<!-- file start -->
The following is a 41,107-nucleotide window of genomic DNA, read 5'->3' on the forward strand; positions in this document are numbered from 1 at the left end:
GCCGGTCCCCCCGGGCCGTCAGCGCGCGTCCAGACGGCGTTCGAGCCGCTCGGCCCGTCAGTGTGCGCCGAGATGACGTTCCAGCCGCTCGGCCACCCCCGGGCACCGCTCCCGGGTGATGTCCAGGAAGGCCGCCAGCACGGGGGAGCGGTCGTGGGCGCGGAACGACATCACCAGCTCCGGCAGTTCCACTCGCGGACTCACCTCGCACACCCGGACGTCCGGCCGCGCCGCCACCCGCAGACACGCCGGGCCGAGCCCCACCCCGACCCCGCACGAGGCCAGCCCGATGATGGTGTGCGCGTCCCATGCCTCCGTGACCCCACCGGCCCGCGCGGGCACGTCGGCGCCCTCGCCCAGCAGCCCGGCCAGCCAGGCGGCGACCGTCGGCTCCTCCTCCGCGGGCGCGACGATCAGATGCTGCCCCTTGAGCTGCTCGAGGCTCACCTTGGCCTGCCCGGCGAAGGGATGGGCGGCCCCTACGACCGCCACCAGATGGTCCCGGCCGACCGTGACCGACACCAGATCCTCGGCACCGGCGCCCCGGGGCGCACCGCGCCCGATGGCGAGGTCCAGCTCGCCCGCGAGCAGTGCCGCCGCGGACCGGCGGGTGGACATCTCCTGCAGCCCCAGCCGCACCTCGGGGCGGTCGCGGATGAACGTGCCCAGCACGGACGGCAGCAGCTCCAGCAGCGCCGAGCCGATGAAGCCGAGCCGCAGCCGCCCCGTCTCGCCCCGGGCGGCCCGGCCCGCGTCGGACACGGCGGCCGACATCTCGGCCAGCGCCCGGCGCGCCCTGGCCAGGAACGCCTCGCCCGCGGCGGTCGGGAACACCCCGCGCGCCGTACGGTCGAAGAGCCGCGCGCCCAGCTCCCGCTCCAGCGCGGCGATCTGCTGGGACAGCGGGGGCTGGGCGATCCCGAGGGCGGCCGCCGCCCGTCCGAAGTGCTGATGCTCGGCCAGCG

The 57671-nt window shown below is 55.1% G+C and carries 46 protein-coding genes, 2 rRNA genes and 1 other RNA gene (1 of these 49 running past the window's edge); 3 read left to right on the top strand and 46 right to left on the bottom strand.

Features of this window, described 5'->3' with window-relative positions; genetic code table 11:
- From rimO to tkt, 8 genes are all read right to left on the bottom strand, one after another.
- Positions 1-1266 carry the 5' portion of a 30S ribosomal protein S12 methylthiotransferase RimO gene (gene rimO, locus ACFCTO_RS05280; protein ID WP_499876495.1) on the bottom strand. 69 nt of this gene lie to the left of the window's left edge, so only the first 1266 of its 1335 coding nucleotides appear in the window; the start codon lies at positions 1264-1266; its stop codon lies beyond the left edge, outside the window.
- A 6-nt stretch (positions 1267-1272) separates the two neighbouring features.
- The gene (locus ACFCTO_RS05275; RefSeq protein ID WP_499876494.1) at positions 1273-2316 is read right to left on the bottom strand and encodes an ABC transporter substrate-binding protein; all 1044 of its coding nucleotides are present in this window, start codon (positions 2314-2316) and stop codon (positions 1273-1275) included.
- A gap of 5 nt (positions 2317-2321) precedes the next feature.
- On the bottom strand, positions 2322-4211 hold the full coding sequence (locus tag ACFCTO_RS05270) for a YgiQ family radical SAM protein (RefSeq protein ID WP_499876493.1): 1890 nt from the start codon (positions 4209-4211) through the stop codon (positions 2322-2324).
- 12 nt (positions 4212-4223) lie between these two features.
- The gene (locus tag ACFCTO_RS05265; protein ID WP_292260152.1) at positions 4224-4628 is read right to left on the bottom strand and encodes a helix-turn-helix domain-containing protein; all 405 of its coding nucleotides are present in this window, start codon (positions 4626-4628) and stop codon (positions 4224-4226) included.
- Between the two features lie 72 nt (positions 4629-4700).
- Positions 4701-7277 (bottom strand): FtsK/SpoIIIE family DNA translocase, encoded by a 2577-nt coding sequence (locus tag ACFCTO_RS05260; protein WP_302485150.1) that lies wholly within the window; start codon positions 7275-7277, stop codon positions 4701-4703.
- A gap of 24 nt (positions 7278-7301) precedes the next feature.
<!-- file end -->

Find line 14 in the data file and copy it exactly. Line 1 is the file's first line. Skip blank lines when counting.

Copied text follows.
- Positions 4701-7277 (bottom strand): FtsK/SpoIIIE family DNA translocase, encoded by a 2577-nt coding sequence (locus tag ACFCTO_RS05260; protein WP_302485150.1) that lies wholly within the window; start codon positions 7275-7277, stop codon positions 4701-4703.